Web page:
The Spanish-built hatchback looks hotter than ever!

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The 2020 Seat Leon is the fourth-generation version of the Spanish hatchback and wagon. Built on the same MQB Evo platform as the Volkswagen Golf Mk8, the 2020 Leon is essentially a Golf with a different body and a slightly different interior. But for what it’s worth, the Leon looks notably sportier on the outside and the cabin isn’t far below the premium-like interior of the Golf. Power options are also shared with the Golf, so you can choose between gasoline, diesel, mild hybrid, and plug-in hybrid options. Let’s find out more about the new 2020 Leon hatchback and wagon in the review below.


  • Angular features
  • Sportier overall
  • A bit longer
  • Trapezoidal grille
  • Muscular fenders
  • Tailgate spoiler
  • Rear lightbar
  • New wheels
2020 Seat Leon
- image 882678

The fourth-generation Leon is a notable departure from the old model design-wise. The biggest change is the sharper body with more angular styling cues and a more aggressive stance overall.

The front fascia looks decidedly sportier thanks to a pair of slim headlamps that are wider toward the sides and become narrower to toward the grille.

The headlamps flank a completely new grille with a trapezoidal design and a honeycomb-style mesh. What’s more, the nose was moved forward, so the grille pokes out in front of the fascia. Like most automakers out there, Seat designed the new Leon with a bumper grille that extends over the entire width of the apron. This design replaces the old three-piece grille.

Overall, the fourth-gen Leon looks completely different from its predecessor. Only the LED pattern in the headlamps reminds of the old car. The engine hood is also slightly longer, but it’s mostly because the nose was moved forward for the grille.

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The profile doesn’t look strikingly different, but the fact that Seat moved the A-pillars rearward gives the new Leon a sportier look. The scallop under the beltline, on the front door, was carried over from the old model, but it’s deeper now. A similar crease above the side skirts helps create an organic and more appealing design. Toward the back, we can see a smaller quarter window, a slightly wider C-pillar, and muscular rear fenders.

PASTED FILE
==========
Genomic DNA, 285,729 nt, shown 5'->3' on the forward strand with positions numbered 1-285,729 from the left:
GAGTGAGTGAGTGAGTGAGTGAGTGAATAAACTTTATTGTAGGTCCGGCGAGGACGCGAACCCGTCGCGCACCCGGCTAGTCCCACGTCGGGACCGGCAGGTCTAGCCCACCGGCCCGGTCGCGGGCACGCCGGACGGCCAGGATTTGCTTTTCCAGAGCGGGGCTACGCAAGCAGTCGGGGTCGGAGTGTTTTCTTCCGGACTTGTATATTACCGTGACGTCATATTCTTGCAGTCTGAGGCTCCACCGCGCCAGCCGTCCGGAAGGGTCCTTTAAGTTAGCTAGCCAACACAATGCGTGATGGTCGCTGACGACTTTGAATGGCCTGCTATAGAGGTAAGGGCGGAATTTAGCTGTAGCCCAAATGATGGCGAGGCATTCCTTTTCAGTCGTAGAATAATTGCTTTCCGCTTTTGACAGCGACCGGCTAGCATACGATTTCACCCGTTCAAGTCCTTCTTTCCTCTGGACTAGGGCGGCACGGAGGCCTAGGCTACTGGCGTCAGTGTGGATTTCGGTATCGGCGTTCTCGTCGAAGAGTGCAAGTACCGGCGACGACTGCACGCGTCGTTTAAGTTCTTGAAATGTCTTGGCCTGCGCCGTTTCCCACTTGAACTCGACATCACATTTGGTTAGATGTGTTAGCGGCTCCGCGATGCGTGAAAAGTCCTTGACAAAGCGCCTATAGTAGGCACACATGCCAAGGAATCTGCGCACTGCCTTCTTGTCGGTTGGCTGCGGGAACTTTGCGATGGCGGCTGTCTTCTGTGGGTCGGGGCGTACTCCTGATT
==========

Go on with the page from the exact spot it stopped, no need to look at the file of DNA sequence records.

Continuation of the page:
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Rear-end changes are similar to those in the front and revolve around creating a more aggressive look. Just like the headlamps, the taillights are skinnier toward the center of the fascia and wider to the sides. The LED pattern remains similar to the old model.

For the first time ever on the Leon, the taillights include a thin light bar that stretches over the entire width of the tailgate.

Just above the light bar, there’s a character line that runs into the tailgate from the rear fenders creating some sort of spoiler. Speaking of spoilers, the tailgate features a larger aero element at the top.

The rear bumper doesn’t look all that different compared to the outgoing hatchback. But while the license plate recess is similar, the surfaces are smoother. The diffuser-like element is a bit different, though, and features larger, rectangular exhaust pipes.

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Thanks to these changes, the fourth-generation Leon is more aerodynamic than its predecessor. Specifically, the drag coefficient improved by eight percent.

As far as size goes, the new Leon is longer and lower, but also a bit narrower. At 4,368 mm (172 inches), the new Leon is 86 mm (3.4 inches) longer than its predecessor. The hatchback is 1,800 mm (70.9 inches) wide, which makes it 16 mm (0.6 inches) narrower than the old Leon. Height is about the same at 1,456 mm (57.3 inches), only three mm (0.1 inches) lower than the old model. The wheelbase is also longer than the previous Leon at 2,686 mm (105.7 inches), 50 mm (two inches) more.

2020 Seat Leon exterior dimensions
New Seat Leon Previous Seat Leon
Length 4368 4282
Width 1800 1816
Height 1456 1459
Wheelbase 2686 2636

The Estate model boasts similar changes to its predecessor in terms of exterior dimensions, with one exception: it’s 93 mm (3.6 inches) longer. At 4,642 mm (182.7 inches) long, it’s also 274 mm (10.8 inches) longer than the hatchback.


  • Nice and clean
  • 10.25-inch infotainment
  • Digital instrument cluster
  • Base model looks cheap
  • Leather in range-topping model
  • Slim dashboard
  • Some premium features
  • Voice recognition
  • Same trunk capacity
  • A bit more legroom
2020 Seat Leon
- image 882744